Ah, the diamonds tycoon floating shares in Asia?
He was, until late on Wednesday night when he shelved the float. It was a blow, as he was trying to sell shares valuing the business at $1bn on the Hong Kong exchange.
Does the King of Bling now have money worries?
Ahem, hardly. He and his family would have pocketed about $650m, it's true, but he'll still be one of Britain's richest men.
Why did he pull the float?
"Shelved," not "pulled". The official reason is "consistently declining markets". That means investors were wary of paying the price he was asking. It was the fourth major Asian float to be scrapped this week as share prices tumbled. And Tiffany's recent sales warning didn't help.
Is he 'from money'?
Quite the opposite. His mother ran a tobacconist and his father was a tailor on the Commercial Road in east London. Laurence's first job was cleaning lavatories when he left school at 14.
From cleaning toilets to selling diamonds. How?
He got a job in a jewellers in Hatton Garden, before getting sacked at 16. Then he learnt to repair rings and make small jewellery pieces at another place, which went bust. He opened Hatton Garden's first retail shop in 1962. But that fell foul of the mid-Sixties recession.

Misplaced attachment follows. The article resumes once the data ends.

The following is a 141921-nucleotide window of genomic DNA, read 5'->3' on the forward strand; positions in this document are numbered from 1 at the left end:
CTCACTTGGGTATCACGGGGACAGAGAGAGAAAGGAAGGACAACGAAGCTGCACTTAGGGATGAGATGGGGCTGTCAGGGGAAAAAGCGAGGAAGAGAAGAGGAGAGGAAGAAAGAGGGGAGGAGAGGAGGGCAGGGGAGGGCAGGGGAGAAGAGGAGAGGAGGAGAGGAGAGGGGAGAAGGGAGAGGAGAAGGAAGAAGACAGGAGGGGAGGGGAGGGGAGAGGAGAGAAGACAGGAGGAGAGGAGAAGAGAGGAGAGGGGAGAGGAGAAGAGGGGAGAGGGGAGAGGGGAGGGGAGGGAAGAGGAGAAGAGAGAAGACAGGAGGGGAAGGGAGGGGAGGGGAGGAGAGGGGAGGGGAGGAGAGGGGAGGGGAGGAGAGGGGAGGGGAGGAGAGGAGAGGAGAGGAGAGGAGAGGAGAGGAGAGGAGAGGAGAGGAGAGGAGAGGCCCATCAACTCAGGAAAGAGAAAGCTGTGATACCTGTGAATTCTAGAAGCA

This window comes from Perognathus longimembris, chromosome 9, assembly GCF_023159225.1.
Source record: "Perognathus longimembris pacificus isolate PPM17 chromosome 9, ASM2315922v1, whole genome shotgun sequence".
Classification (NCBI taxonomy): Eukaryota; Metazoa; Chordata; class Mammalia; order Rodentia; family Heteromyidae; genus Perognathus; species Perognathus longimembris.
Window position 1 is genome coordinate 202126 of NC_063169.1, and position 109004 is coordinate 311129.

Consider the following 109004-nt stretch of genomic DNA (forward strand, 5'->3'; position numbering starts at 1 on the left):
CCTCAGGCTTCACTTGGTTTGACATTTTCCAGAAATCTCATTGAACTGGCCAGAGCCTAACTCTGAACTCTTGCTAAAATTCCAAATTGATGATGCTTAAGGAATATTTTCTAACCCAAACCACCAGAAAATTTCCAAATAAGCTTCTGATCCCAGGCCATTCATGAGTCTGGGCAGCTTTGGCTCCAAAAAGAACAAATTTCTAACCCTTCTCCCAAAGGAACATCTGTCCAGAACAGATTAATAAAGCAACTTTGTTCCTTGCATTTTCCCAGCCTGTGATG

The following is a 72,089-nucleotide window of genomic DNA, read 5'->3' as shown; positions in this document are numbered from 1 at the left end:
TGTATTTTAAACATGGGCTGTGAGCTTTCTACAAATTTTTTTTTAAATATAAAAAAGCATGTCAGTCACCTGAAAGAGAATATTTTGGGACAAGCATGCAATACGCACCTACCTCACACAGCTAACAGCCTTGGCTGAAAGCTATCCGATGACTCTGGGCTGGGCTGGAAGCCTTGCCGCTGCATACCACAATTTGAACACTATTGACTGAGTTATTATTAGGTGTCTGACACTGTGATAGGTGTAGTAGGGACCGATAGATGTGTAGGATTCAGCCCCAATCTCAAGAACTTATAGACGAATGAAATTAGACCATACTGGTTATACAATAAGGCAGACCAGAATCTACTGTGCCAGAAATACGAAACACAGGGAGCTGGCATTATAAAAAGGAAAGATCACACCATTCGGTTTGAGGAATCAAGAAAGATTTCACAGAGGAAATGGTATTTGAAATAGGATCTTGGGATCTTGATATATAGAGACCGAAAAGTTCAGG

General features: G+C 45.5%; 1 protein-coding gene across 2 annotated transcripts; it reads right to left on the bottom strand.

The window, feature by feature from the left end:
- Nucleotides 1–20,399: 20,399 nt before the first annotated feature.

Blimey, then what?
He took a suitcase of rings to Malaysia, winning contracts which he supplied by mail order when he returned to London.
Still sounds small fry...
It was, until he got his break: meeting the Sultan of Brunei in a department store in Singapore. Mr Graff was pitching to the store but shifted his attentions to the Sultan. It was the beginning of a long and lucrative relationship which saw him make billions sourcing rare stones to make into pieces for the Sultan's wives. To this day, half of his revenues come from fewer than two dozen customers.
Arguably so. The float was partly aimed at diversifying towards getting more clients from China. Ah well, as we've seen, Graff always has a Plan B...Reuse content